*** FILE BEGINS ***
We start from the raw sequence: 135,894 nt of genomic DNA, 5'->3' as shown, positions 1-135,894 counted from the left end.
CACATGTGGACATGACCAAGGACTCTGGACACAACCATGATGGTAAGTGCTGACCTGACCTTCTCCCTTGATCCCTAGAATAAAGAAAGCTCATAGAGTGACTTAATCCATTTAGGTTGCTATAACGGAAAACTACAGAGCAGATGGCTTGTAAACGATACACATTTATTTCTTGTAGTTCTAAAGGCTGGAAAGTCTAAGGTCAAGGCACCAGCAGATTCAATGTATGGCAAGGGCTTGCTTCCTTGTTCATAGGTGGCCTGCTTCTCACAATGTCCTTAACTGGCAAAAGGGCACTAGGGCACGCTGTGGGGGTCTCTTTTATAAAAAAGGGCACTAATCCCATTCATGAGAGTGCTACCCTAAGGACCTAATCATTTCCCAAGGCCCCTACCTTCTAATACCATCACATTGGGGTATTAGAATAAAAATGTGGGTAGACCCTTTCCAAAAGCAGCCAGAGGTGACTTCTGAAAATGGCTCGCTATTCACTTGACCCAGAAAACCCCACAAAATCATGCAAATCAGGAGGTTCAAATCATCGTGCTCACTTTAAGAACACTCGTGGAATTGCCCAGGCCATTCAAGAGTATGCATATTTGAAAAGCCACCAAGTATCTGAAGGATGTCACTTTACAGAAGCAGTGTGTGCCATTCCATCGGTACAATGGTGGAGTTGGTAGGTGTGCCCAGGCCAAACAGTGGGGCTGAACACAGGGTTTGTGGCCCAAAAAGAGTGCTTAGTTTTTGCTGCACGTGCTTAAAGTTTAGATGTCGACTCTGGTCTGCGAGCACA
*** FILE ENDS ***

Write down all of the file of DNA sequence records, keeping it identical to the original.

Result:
We start from the raw sequence: 135,894 nt of genomic DNA, 5'->3' as shown, positions 1-135,894 counted from the left end.
CACATGTGGACATGACCAAGGACTCTGGACACAACCATGATGGTAAGTGCTGACCTGACCTTCTCCCTTGATCCCTAGAATAAAGAAAGCTCATAGAGTGACTTAATCCATTTAGGTTGCTATAACGGAAAACTACAGAGCAGATGGCTTGTAAACGATACACATTTATTTCTTGTAGTTCTAAAGGCTGGAAAGTCTAAGGTCAAGGCACCAGCAGATTCAATGTATGGCAAGGGCTTGCTTCCTTGTTCATAGGTGGCCTGCTTCTCACAATGTCCTTAACTGGCAAAAGGGCACTAGGGCACGCTGTGGGGGTCTCTTTTATAAAAAAGGGCACTAATCCCATTCATGAGAGTGCTACCCTAAGGACCTAATCATTTCCCAAGGCCCCTACCTTCTAATACCATCACATTGGGGTATTAGAATAAAAATGTGGGTAGACCCTTTCCAAAAGCAGCCAGAGGTGACTTCTGAAAATGGCTCGCTATTCACTTGACCCAGAAAACCCCACAAAATCATGCAAATCAGGAGGTTCAAATCATCGTGCTCACTTTAAGAACACTCGTGGAATTGCCCAGGCCATTCAAGAGTATGCATATTTGAAAAGCCACCAAGTATCTGAAGGATGTCACTTTACAGAAGCAGTGTGTGCCATTCCATCGGTACAATGGTGGAGTTGGTAGGTGTGCCCAGGCCAAACAGTGGGGCTGAACACAGGGTTTGTGGCCCAAAAAGAGTGCTTAGTTTTTGCTGCACGTGCTTAAAGTTTAGATGTCGACTCTGGTCTGCGAGCACA